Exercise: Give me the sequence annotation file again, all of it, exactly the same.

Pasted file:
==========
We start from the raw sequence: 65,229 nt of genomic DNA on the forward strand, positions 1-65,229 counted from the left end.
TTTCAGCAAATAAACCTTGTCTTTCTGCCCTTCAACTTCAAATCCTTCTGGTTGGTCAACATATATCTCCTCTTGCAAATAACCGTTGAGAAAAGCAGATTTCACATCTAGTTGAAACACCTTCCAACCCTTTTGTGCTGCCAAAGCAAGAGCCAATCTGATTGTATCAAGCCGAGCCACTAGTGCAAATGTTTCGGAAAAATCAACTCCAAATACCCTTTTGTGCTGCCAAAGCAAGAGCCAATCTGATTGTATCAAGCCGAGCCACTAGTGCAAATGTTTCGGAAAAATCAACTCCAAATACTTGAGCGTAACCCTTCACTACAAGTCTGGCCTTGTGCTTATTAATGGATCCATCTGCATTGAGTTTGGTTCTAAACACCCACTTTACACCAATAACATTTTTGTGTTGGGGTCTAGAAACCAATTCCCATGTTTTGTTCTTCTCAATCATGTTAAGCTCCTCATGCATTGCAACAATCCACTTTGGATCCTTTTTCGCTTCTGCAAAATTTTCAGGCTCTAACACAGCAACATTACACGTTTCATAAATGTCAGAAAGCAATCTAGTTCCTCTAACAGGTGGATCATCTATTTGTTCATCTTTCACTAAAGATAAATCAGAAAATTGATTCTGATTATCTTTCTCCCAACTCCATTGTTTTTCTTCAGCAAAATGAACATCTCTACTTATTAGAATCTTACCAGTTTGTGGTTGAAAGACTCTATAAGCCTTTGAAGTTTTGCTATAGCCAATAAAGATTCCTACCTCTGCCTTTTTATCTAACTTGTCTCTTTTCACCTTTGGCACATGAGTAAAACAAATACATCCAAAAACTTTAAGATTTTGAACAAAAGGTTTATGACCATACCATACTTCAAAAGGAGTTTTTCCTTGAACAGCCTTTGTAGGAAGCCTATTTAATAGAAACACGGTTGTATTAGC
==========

We start from the raw sequence: 65,229 nt of genomic DNA on the forward strand, positions 1-65,229 counted from the left end.
TTTCAGCAAATAAACCTTGTCTTTCTGCCCTTCAACTTCAAATCCTTCTGGTTGGTCAACATATATCTCCTCTTGCAAATAACCGTTGAGAAAAGCAGATTTCACATCTAGTTGAAACACCTTCCAACCCTTTTGTGCTGCCAAAGCAAGAGCCAATCTGATTGTATCAAGCCGAGCCACTAGTGCAAATGTTTCGGAAAAATCAACTCCAAATACCCTTTTGTGCTGCCAAAGCAAGAGCCAATCTGATTGTATCAAGCCGAGCCACTAGTGCAAATGTTTCGGAAAAATCAACTCCAAATACTTGAGCGTAACCCTTCACTACAAGTCTGGCCTTGTGCTTATTAATGGATCCATCTGCATTGAGTTTGGTTCTAAACACCCACTTTACACCAATAACATTTTTGTGTTGGGGTCTAGAAACCAATTCCCATGTTTTGTTCTTCTCAATCATGTTAAGCTCCTCATGCATTGCAACAATCCACTTTGGATCCTTTTTCGCTTCTGCAAAATTTTCAGGCTCTAACACAGCAACATTACACGTTTCATAAATGTCAGAAAGCAATCTAGTTCCTCTAACAGGTGGATCATCTATTTGTTCATCTTTCACTAAAGATAAATCAGAAAATTGATTCTGATTATCTTTCTCCCAACTCCATTGTTTTTCTTCAGCAAAATGAACATCTCTACTTATTAGAATCTTACCAGTTTGTGGTTGAAAGACTCTATAAGCCTTTGAAGTTTTGCTATAGCCAATAAAGATTCCTACCTCTGCCTTTTTATCTAACTTGTCTCTTTTCACCTTTGGCACATGAGTAAAACAAATACATCCAAAAACTTTAAGATTTTGAACAAAAGGTTTATGACCATACCATACTTCAAAAGGAGTTTTTCCTTGAACAGCCTTTGTAGGAAGCCTATTTAATAGAAACACGGTTGTATTAGC